Type 2 diabetics may sometimes require insulin therapy. However, physicians also recommend weight loss and dietary changes to help regulate blood glucose levels. For more information on heart-healthy diabetic lifestyles, see Recipes for Diabetics and Exercise for Diabetics.

Diabetes

Diabetes Overview

Diabetes is a set of related diseases in which the body cannot regulate the amount of sugar (glucose) in the blood.

Glucose in the blood gives you energy—the kind you need when you walk briskly, run for a bus, ride your bike, take an aerobics class, and for your day to day chores.

  • Glucose in the blood is produced by the liver from the foods you eat.
  • In a healthy person, the blood glucose level is regulated by several hormones, one of which is insulin. Insulin is produced by the pancreas, a small organ near the stomach that also secretes important enzymes that help in the digestion of food.
  • Insulin allows glucose to move from the blood into liver, muscle, and fat cells, where it is used for fuel.
  • People with diabetes either don't produce enough insulin (type 1 diabetes) or cannot use insulin properly (type 2 diabetes), or both.
  • In diabetes, glucose in the blood cannot move into cells, and stays in the blood. This not only harms the cells that need the glucose for fuel, but also harms certain organs and tissues exposed to the high glucose levels.

Type 1 diabetes: The body stops producing insulin or produces too little insulin to regulate blood glucose level.

  • Type 1 diabetes comprises about 10% of total cases of diabetes in the United States.

  • Type 1 diabetes is typically recognized in childhood or adolescence. It used to be known as juvenile-onset diabetes or insulin-dependent diabetes mellitus.

  • Type 1 diabetes can occur in an older individual due to destruction of pancreas by alcohol, disease, or removal by surgery or progressive failure of pancreatic beta cells, which produce insulin.

  • People with type 1 diabetes generally require daily insulin treatment to sustain life.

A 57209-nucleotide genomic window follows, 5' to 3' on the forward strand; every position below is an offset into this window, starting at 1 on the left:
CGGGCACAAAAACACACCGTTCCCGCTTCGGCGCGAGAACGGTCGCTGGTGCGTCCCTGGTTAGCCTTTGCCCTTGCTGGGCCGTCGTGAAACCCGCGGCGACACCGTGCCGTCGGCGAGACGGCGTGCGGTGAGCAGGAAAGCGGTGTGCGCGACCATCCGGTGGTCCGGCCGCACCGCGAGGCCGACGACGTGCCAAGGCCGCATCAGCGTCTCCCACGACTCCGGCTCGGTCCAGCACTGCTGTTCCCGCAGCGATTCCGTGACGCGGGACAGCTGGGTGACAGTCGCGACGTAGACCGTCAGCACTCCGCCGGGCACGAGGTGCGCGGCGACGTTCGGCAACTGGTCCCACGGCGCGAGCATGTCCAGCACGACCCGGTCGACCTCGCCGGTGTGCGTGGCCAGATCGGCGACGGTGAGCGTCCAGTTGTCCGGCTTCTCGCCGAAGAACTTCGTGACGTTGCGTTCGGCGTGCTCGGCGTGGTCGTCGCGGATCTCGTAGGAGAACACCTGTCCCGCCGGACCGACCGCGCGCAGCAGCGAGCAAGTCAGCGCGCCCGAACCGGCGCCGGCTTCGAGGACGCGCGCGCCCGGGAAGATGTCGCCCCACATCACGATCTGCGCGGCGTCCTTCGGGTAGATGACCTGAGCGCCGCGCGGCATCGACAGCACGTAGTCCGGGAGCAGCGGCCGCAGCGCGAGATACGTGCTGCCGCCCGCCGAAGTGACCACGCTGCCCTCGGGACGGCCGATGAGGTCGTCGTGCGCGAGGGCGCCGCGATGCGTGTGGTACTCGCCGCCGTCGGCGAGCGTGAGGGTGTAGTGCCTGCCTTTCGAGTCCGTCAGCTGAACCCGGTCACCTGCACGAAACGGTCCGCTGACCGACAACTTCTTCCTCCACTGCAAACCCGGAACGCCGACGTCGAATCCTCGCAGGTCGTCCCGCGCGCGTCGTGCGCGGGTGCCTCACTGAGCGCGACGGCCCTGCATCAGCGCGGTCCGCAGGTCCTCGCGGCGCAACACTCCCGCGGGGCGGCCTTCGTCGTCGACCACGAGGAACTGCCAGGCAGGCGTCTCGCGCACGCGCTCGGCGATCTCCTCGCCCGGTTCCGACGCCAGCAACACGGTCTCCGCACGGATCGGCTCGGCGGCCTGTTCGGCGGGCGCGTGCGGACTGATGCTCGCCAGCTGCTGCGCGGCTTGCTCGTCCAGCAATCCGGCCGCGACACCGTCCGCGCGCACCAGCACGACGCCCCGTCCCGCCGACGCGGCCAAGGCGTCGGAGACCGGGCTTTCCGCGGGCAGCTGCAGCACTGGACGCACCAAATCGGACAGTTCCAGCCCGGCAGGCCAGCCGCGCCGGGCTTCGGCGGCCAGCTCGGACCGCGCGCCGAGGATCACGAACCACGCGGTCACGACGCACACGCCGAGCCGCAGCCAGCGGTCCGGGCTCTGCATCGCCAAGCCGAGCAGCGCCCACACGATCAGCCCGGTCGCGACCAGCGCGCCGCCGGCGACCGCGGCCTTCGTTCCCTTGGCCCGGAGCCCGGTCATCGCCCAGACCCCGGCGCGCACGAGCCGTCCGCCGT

Type 2 diabetes: The pancreas secretes insulin, but the body is partially or completely unable to use the insulin. This is sometimes referred to as insulin resistance. The body tries to overcome this resistance by secreting more and more insulin. People with insulin resistance develop type 2 diabetes when they do not continue to secrete enough insulin to cope with the higher demands.

  • At least 90% of patients with diabetes have type 2 diabetes.
  • Type 2 diabetes is typically recognized in adulthood, usually after age 45 years. It used to be called adult-onset diabetes mellitus, or non–insulin-dependent diabetes mellitus. These names are no longer used because type 2 diabetes does occur in younger people, and some people with type 2 diabetes need to use insulin. Type 2 diabetes is usually controlled with diet, weight loss, exercise, and oral medications. More than half of all people with type 2 diabetes require insulin to control their blood sugar at some point in the course of their illness. Gestational diabetes is a form of diabetes that occurs during the second half of pregnancy. Although gestational diabetes typically goes away after delivery, women who have gestational diabetes are more likely than other women to develop type 2 diabetes later in life.

    Women with gestational diabetes are more likely to have large babies.

Metabolic syndrome (syndrome X) is a set of abnormalities in which insulin-resistant diabetes (type 2) is almost always present and includes hypertension, hyperlipidemia (increased serum lipids, predominant elevation of LDL, decrease in HDL, and elevated triglycerides), central obesity, and abnormalities in blood clotting and inflammatory responses. A high rate of cardiovascular disease is associated with the metabolic syndrome.

Pre-diabetes is a common condition related to diabetes. In people with pre-diabetes, the blood sugar level is higher than normal but not high enough to be considered diabetes.

  • Pre-diabetes increases your risk of getting type 2 diabetes and of having heart disease or a stroke.
  • Pre-diabetes can be reversed without insulin or medication by losing a modest amount of weight and increasing your physical activity. This can prevent, or at least delay, onset of type 2 diabetes.

  • An international expert committee of the American Diabetes Association recently redefined the criteria for pre-diabetes, lowering the blood sugar level cut-off point for pre-diabetes. Approximately 20% more adults are now believed to have this condition and may develop diabetes within 10 years if they do not exercise or maintain a healthy weight.

    About 17 million Americans (6.2%) are believed to have diabetes. About one third of those do not know they have it.

  • About 1 million new cases occur each year, and diabetes is the direct or indirect cause of at least 200,000 deaths each year.

  • The incidence of diabetes is increasing rapidly. This increase is due to many factors, but the most significant are the increasing incidence of obesity and the prevalence of sedentary lifestyles.

    Complications of diabetes

    Both forms of diabetes ultimately lead to high blood sugar levels, a condition called hyperglycemia. Over a long period of time, hyperglycemia damages the retina of the eye, the kidneys, the nerves, and the blood vessels.